WASHINGTON -- The man who gunned down nine worshippers in a Charleston church is a terrorist whose brutal act demands a conversation that's much broader than the debate raging over the Confederate flag, Sen. Dick Durbin (D-Ill.), said Tuesday.
Dylann Roof, the apparent author of a white supremacist manifesto, allegedly killed the churchgoers to further his hopes for a race war.
While some leaders, including the head of the FBI, have shied away from the terrorist label, to Durbin -- the second-ranking Democrat in the Senate who has long been an outspoken critic of gun violence -- Roof's alleged crimes make him not just an insane killer, but a terrorist who used violence to further a twisted political goal.
"This one touched a special nerve in the American public," Durbin told The Huffington Post in an interview. "The notion that these people were peacefully engaged in Bible study, that this terrible terrorist comes in, is invited in, sits there for an hour, then turns the gun loose and kills nine people, it really touched people in a way that’s different from some of these other instances."
Among those other instances, Durbin mentioned the drumbeat of death on the streets of his own city, Chicago, and the shocking slaughter of children in Connecticut's Sandy Hook Elementary School.
And he said he hopes that this time more comes out of the outrage -- which has sparked a discussion now twinning race and violence issues -- than a another debate, even one about the symbol of the Confederate flag.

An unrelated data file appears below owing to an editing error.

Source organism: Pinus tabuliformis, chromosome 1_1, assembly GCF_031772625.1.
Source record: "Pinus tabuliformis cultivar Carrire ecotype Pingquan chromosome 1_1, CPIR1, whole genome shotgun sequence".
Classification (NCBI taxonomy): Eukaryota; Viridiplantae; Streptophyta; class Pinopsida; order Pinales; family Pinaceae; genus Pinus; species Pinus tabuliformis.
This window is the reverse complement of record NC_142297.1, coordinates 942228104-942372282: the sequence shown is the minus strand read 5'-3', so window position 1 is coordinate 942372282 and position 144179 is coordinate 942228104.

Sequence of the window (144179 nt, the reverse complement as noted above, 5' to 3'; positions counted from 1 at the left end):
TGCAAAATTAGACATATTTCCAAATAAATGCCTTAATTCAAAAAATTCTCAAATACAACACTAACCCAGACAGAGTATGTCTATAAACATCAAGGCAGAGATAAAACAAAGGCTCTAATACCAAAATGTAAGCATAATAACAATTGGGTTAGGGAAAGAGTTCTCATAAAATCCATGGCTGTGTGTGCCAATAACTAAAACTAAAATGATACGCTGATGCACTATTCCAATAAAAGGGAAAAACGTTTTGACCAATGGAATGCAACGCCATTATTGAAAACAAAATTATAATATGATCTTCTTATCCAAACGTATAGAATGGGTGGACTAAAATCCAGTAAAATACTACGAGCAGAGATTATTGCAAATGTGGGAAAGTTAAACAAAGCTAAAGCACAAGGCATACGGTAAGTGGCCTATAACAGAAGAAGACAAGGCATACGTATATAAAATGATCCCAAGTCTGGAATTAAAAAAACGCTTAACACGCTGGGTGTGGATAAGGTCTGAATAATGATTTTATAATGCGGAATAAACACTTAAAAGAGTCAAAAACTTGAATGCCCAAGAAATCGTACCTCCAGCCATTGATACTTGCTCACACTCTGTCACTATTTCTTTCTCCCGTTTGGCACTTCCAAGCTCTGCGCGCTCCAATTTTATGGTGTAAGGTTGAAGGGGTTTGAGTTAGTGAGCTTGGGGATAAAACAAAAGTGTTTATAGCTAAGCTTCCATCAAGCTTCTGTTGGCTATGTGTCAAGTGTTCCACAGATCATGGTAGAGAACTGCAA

"That’s a good conversation. It’s even an important conversation. But it’s not sufficient," Durbin said.
"There’s still two major topics that we haven’t addressed," he said. "The issue of race -- we’re not going to solve it with any bill that we’re going to pass, but to ignore it is wrong." A number of politicians, including many running for the White House, have been reluctant to label the shootings racism, much less terrorism.
"And the issue of guns -- as the president said, we happen to be one of the few nations on earth, advanced, developed nations, where this type of wholesale killing takes place," Durbin said. "And we’ve come to the point where many people accept it as just part of America. I’m not one of those people."
One of his colleagues, Sen. Chuck Schumer (D-N.Y.), the heir-apparent to Senate Democratic Leader Harry Reid (Nev.), agreed with Durbin’s broader sentiment.
“I’m glad they took down the flag, or they agreed that they would make preparations to take down the flag, but they’ve got to go a lot further than that,” Schumer told HuffPost, referring to the effort to remove the Confederate flag from South Carolina's Capitol grounds. “It’s a good thing, but it’s not enough.”
Watch Durbin's interview in the video.
Michael McAuliff covers Congress and politics for The Huffington Post. Talk to him on Facebook.